Camping Compendium Day 1, Part 2

Just past the Oconoluftee Visitor Center, the Blue Ridge Parkway “ends”…  The Parkway stretches 469 miles mostly along the Blue Ridge chain of mountains that is part of the Appalachian Mountains, connecting Shenandoah National Park (mile marker 1 at the tip-top) to the Great Smoky Mountains National Park (mile marker 469, bordering the Cherokee Indian Reservation).   We have traveled this route before, from 469 to about 160, and from 84 to 1, where it connects with Skyline Drive in Shenandoah.  We camped at Shenandoah many moons ago and drove Skyline in the fog.  It’s on our list to drive it all at one time, hopefully with the sunshine that we had last Saturday in North Carolina.

GSMNP was packed with visitors, so the the small 13-mile stretch we drove was a welcome relief from the lines of cars, and the views were just as awesome…

First we stopped at the visitor center…

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Then drove on up the mountain…

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I think the winding road down there is the one from Maggie that we drove in on…

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I love it when the mountains in the background look like waves…

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The colors…

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The weather was simply perfect…

 The only place you can buy alcohol in Cherokee is in the casino, and we are an alcohol-fueled couple.  We drove 30 or so miles down to Bryson City to visit Nantahala Brewing Company, figuring we’d pick up some beer.   It looks like the place is pretty new, large-screen TV’s and a stage for live music.  Right across from the GSM Railroad, it was about half-full of tourists like us.  We tried a flight of 4 5oz beers, one of which tasted precisely like Ass, complete with a whiff of fart.  The others were just okay, so we did not buy a $10 six-pack.  I did cleanse my palate with a nice cider that Nantahala does not make…

Back at camp, we had foil dinners…hamburger, potatoes, carrots, onions cooked over the fire.  We made foil apples, too:  cored the apples (I did this at home) and filled them with brown sugar and cinnamon, then wrapped them in the foil and cooked them over the coals until they were mushy…mmm…  I had brought extra brown sugar/cinnamon shake, too.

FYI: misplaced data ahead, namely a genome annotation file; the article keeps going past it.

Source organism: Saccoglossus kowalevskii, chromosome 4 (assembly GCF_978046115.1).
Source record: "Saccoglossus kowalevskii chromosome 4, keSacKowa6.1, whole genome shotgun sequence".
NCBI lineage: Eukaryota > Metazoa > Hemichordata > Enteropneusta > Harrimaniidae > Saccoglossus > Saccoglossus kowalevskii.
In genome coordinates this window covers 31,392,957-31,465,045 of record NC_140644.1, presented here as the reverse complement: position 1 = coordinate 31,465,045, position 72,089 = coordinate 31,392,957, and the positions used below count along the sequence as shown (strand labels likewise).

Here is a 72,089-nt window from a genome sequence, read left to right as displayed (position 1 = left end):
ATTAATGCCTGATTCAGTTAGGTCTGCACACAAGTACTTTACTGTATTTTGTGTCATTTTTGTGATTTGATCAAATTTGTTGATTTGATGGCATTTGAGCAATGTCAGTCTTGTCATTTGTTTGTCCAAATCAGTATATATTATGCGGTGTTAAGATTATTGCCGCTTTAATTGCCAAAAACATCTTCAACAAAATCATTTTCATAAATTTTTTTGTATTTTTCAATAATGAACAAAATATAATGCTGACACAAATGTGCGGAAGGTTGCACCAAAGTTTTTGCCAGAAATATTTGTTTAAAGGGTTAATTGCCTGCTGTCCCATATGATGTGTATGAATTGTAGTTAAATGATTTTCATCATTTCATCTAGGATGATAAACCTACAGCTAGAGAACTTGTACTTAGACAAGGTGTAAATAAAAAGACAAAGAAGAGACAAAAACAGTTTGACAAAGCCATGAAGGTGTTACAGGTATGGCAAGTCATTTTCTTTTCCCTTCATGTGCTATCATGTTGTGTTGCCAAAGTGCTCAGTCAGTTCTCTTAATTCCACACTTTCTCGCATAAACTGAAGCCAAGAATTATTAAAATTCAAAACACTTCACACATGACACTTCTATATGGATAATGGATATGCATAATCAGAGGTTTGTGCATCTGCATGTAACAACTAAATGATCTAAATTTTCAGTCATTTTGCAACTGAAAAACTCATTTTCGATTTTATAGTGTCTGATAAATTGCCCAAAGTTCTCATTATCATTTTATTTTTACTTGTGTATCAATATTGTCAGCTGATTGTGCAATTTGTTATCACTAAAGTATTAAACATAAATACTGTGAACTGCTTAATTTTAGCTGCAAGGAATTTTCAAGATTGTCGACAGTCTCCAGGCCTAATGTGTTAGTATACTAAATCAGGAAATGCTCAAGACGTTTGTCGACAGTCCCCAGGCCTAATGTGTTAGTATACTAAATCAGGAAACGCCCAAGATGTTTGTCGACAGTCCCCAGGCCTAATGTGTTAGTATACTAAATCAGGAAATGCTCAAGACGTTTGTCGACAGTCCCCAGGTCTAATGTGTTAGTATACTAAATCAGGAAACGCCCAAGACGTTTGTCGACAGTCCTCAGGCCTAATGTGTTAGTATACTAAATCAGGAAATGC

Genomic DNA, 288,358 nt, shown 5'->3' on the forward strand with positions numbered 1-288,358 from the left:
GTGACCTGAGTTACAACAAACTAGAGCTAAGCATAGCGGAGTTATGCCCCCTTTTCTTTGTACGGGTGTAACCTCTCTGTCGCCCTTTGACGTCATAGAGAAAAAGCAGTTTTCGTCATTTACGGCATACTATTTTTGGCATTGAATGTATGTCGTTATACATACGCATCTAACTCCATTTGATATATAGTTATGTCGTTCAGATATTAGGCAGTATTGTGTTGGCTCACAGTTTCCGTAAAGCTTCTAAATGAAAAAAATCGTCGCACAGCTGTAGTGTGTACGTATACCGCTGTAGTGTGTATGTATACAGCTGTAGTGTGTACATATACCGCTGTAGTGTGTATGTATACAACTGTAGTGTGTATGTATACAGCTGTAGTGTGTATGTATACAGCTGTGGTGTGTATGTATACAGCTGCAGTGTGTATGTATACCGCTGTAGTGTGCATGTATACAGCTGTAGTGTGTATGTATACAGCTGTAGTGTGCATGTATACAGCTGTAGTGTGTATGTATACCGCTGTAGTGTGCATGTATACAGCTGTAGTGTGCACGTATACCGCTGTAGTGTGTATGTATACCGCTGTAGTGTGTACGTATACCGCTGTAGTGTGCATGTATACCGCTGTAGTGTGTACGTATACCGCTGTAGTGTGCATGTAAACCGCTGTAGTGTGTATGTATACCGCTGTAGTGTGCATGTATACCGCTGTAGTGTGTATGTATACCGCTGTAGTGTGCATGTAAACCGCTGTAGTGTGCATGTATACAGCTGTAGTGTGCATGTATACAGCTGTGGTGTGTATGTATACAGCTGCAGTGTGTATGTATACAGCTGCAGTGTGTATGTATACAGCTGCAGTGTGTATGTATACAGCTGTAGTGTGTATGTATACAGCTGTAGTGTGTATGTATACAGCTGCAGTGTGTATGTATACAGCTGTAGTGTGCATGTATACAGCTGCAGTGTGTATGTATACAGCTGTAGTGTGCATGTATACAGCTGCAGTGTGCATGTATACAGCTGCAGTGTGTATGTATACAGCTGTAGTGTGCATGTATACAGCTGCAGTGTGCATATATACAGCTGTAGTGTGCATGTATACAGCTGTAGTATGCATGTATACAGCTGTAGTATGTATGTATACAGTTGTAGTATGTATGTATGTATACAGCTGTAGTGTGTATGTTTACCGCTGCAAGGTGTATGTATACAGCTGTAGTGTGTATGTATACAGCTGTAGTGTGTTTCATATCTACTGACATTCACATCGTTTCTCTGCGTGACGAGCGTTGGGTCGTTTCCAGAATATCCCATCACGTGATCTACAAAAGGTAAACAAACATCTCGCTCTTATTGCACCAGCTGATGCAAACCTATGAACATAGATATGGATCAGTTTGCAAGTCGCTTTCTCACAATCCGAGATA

We watched the fire burn until our eyes couldn’t stay open…  Awesome Day #1

Trailer Travelogue…part 2

Guys, I have been trying to get fancy and added a page to my blog.  I thought it would be real cool to have my travel stuff separate from the normal News.  Alas, I don’t like it, for various reasons, so I’m going to just post the Travel Tales here.  If you missed Part 1 of our trip to Santa Fe, click Here.

Day 3

 I had a plan to take the Low Road to Taos and the High Road back to Santa Fe.  I also wanted to check out the Rio Grande Gorge Bridge.  The bridge is just north of Taos and I figured we’d go there first, so I punched the coordinates in the GPS and off we went.  Google took me off of the Low Road (though I didn’t realize it at first) and down some country roads, directly to the bridge.  It was kinda cool to see the farms and homesteads  as we drove,  but I had read about the gorgeous vistas on the Low Road and was sorry I missed them.  By the time we got to the bridge, I had to use the Ladies’ facilities.  As I returned to the Expedition, I tripped and fell…skinned my knees and hands, shook me up, and killed my buzz…   I did not take a picture of my knee, but it wasn’t pretty.  (healing well now, thanks)  I did get the pictures I came for, but was whiny the rest of the day.